How to purchase a abandoned structure with an absentee owner that is not listed for sale?

I would like to purchase an old building that was a railroad structure. It’s
abandoned with absentee ownership and it is 100 years old. It is not listed FOR
SALE. It is in great shape, but everything around it is being vandalized and
falling into pieces. I want to save it. I found records at the county
courthouse of it dating to 2003. The original owner on the records was the
Norfolk-Southern Railroad and they had an old address for their offices in
Atlanta, but they are currently at a new location. They stopped paying taxes.
They’re not even interested. It has been abandoned for 13 years and was
converted to a food storage warehouse. I’m among the handful of people that
know its existence and its history. I have done research on purchasing
abandoned properties, but never found anything as rare as what I’m asking you
now. It’s a bizarre situation. Please give me the best answer necessary. Only
if I can find how much back taxes they owe……..

Asked on May 24, 2016 under Real Estate Law, Alabama

Answers:

SJZ, Member, New York Bar / FreeAdvice Contributing Attorney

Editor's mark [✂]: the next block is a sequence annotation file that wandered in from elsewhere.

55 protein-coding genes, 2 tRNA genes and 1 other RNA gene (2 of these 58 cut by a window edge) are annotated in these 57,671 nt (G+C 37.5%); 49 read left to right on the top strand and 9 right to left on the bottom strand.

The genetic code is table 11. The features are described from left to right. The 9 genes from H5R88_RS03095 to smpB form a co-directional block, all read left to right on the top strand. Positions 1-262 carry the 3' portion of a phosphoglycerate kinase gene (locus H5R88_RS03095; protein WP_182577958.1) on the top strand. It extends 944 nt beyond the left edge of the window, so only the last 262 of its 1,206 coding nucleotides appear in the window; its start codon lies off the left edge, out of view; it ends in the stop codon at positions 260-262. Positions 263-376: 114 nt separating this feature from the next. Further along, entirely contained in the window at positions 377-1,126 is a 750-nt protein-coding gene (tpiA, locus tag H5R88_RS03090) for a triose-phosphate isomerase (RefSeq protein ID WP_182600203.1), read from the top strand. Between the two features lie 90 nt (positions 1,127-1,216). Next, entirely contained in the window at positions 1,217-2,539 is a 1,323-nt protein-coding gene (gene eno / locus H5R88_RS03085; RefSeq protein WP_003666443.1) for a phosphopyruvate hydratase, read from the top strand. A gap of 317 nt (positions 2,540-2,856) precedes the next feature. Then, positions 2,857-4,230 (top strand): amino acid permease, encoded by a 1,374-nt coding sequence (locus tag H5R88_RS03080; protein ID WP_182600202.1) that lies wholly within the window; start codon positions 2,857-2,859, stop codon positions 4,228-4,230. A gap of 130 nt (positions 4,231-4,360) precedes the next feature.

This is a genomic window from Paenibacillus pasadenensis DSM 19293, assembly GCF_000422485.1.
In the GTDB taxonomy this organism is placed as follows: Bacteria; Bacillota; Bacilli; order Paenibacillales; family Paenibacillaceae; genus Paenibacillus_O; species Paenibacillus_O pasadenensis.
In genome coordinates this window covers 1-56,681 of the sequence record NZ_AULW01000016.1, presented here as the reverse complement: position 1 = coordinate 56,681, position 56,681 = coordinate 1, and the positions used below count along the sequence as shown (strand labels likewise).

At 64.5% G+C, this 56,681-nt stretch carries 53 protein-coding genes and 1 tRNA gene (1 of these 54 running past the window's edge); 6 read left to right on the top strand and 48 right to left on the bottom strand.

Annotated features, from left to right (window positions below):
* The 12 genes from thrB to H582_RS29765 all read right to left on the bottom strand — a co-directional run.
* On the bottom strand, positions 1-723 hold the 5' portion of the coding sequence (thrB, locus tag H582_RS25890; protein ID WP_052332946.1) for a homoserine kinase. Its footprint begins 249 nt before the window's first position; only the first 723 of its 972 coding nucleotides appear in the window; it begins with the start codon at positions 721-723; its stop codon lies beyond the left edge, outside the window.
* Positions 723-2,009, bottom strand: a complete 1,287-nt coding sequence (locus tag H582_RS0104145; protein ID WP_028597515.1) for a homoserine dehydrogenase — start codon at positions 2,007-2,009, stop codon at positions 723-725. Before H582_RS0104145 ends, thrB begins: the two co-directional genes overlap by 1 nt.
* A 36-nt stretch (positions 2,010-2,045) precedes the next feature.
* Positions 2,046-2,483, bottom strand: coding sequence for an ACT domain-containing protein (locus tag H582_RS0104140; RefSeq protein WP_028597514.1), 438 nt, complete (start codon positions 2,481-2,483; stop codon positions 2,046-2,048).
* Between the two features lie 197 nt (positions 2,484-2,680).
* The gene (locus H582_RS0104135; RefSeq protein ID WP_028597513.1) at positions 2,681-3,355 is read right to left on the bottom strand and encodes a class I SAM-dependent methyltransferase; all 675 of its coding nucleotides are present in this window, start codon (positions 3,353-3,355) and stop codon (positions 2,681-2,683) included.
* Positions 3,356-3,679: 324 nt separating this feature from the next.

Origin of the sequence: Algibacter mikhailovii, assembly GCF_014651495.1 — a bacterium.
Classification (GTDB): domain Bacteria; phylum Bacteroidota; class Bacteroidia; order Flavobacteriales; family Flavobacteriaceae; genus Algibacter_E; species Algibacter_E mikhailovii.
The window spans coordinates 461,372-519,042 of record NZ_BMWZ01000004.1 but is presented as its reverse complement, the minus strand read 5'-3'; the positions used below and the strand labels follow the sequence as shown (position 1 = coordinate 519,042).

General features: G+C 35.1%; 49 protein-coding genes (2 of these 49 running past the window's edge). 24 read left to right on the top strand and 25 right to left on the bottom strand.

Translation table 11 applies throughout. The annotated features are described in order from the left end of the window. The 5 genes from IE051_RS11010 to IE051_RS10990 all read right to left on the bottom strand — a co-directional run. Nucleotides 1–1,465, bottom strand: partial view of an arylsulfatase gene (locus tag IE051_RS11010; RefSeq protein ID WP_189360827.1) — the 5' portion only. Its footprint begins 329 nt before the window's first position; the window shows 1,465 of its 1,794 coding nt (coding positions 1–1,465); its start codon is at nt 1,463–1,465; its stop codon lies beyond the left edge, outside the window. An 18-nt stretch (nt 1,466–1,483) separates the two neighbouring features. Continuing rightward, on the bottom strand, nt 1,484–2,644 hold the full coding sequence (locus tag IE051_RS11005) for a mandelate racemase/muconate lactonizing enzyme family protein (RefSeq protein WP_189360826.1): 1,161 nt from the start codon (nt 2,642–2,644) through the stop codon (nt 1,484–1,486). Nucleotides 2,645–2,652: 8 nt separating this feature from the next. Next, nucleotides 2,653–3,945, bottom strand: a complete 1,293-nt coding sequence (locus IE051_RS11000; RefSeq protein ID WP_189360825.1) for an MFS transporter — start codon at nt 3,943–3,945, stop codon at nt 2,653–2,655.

Answered 4 years ago | Contributor

You can't purchase it unless the owner wants to sell it: abandoned or not, no one can be compelled to sell property, even if they are making no use of it. If it is ever foreclosed upon or seized for unpaid taxes (or an unpaid mortgage or loan on the property, if any), you may be able to buy it at a sheriff's sale or otherwise from whomever owns it after foreclosure: but one way or another, you need whomever currently holds title to agree to sell to you.


IMPORTANT NOTICE: The Answer(s) provided above are for general information only. The attorney providing the answer was not serving as the attorney for the person submitting the question or in any attorney-client relationship with such person. Laws may vary from state to state, and sometimes change. Tiny variations in the facts, or a fact not set forth in a question, often can change a legal outcome or an attorney's conclusion. Although AttorneyPages.com has verified the attorney was admitted to practice law in at least one jurisdiction, he or she may not be authorized to practice law in the jurisdiction referred to in the question, nor is he or she necessarily experienced in the area of the law involved. Unlike the information in the Answer(s) above, upon which you should NOT rely, for personal advice you can rely upon we suggest you retain an attorney to represent you.